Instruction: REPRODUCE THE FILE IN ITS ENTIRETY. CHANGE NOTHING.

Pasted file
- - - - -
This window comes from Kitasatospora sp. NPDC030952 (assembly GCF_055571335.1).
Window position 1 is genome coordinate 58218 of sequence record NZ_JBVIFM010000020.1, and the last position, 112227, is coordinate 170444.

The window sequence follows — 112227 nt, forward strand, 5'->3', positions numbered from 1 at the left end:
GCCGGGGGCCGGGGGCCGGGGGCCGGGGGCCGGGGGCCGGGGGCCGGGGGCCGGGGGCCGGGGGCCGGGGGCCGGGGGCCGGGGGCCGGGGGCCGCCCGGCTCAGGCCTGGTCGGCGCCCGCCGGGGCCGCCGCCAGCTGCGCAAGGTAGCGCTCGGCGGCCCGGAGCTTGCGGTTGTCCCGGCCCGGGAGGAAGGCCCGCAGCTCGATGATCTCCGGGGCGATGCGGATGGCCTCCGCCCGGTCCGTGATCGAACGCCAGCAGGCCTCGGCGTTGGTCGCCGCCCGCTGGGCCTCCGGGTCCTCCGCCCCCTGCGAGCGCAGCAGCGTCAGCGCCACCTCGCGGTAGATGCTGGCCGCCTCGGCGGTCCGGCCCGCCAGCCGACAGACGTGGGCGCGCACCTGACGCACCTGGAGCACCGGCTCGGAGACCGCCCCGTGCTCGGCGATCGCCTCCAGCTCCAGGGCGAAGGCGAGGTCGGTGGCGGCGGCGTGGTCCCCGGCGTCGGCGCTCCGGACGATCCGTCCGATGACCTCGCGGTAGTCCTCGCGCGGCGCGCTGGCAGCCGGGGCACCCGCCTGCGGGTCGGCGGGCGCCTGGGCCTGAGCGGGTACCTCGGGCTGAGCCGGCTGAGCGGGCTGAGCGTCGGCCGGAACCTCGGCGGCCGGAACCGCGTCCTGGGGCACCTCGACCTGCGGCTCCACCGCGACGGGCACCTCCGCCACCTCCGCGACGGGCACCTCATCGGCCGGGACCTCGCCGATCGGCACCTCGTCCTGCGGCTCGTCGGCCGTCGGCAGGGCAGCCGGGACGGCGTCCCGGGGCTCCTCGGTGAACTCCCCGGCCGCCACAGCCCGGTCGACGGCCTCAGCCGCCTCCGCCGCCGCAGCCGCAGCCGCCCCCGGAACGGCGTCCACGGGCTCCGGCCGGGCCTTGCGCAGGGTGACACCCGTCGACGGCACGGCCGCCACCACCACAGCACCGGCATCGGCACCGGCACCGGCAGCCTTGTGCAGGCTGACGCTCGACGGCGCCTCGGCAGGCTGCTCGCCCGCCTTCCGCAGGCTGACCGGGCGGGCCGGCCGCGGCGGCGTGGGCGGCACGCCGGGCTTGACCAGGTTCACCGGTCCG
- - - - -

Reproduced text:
This window comes from Kitasatospora sp. NPDC030952 (assembly GCF_055571335.1).
Window position 1 is genome coordinate 58218 of sequence record NZ_JBVIFM010000020.1, and the last position, 112227, is coordinate 170444.

The window sequence follows — 112227 nt, forward strand, 5'->3', positions numbered from 1 at the left end:
GCCGGGGGCCGGGGGCCGGGGGCCGGGGGCCGGGGGCCGGGGGCCGGGGGCCGGGGGCCGGGGGCCGGGGGCCGGGGGCCGGGGGCCGGGGGCCGCCCGGCTCAGGCCTGGTCGGCGCCCGCCGGGGCCGCCGCCAGCTGCGCAAGGTAGCGCTCGGCGGCCCGGAGCTTGCGGTTGTCCCGGCCCGGGAGGAAGGCCCGCAGCTCGATGATCTCCGGGGCGATGCGGATGGCCTCCGCCCGGTCCGTGATCGAACGCCAGCAGGCCTCGGCGTTGGTCGCCGCCCGCTGGGCCTCCGGGTCCTCCGCCCCCTGCGAGCGCAGCAGCGTCAGCGCCACCTCGCGGTAGATGCTGGCCGCCTCGGCGGTCCGGCCCGCCAGCCGACAGACGTGGGCGCGCACCTGACGCACCTGGAGCACCGGCTCGGAGACCGCCCCGTGCTCGGCGATCGCCTCCAGCTCCAGGGCGAAGGCGAGGTCGGTGGCGGCGGCGTGGTCCCCGGCGTCGGCGCTCCGGACGATCCGTCCGATGACCTCGCGGTAGTCCTCGCGCGGCGCGCTGGCAGCCGGGGCACCCGCCTGCGGGTCGGCGGGCGCCTGGGCCTGAGCGGGTACCTCGGGCTGAGCCGGCTGAGCGGGCTGAGCGTCGGCCGGAACCTCGGCGGCCGGAACCGCGTCCTGGGGCACCTCGACCTGCGGCTCCACCGCGACGGGCACCTCCGCCACCTCCGCGACGGGCACCTCATCGGCCGGGACCTCGCCGATCGGCACCTCGTCCTGCGGCTCGTCGGCCGTCGGCAGGGCAGCCGGGACGGCGTCCCGGGGCTCCTCGGTGAACTCCCCGGCCGCCACAGCCCGGTCGACGGCCTCAGCCGCCTCCGCCGCCGCAGCCGCAGCCGCCCCCGGAACGGCGTCCACGGGCTCCGGCCGGGCCTTGCGCAGGGTGACACCCGTCGACGGCACGGCCGCCACCACCACAGCACCGGCATCGGCACCGGCACCGGCAGCCTTGTGCAGGCTGACGCTCGACGGCGCCTCGGCAGGCTGCTCGCCCGCCTTCCGCAGGCTGACCGGGCGGGCCGGCCGCGGCGGCGTGGGCGGCACGCCGGGCTTGACCAGGTTCACCGGTCCG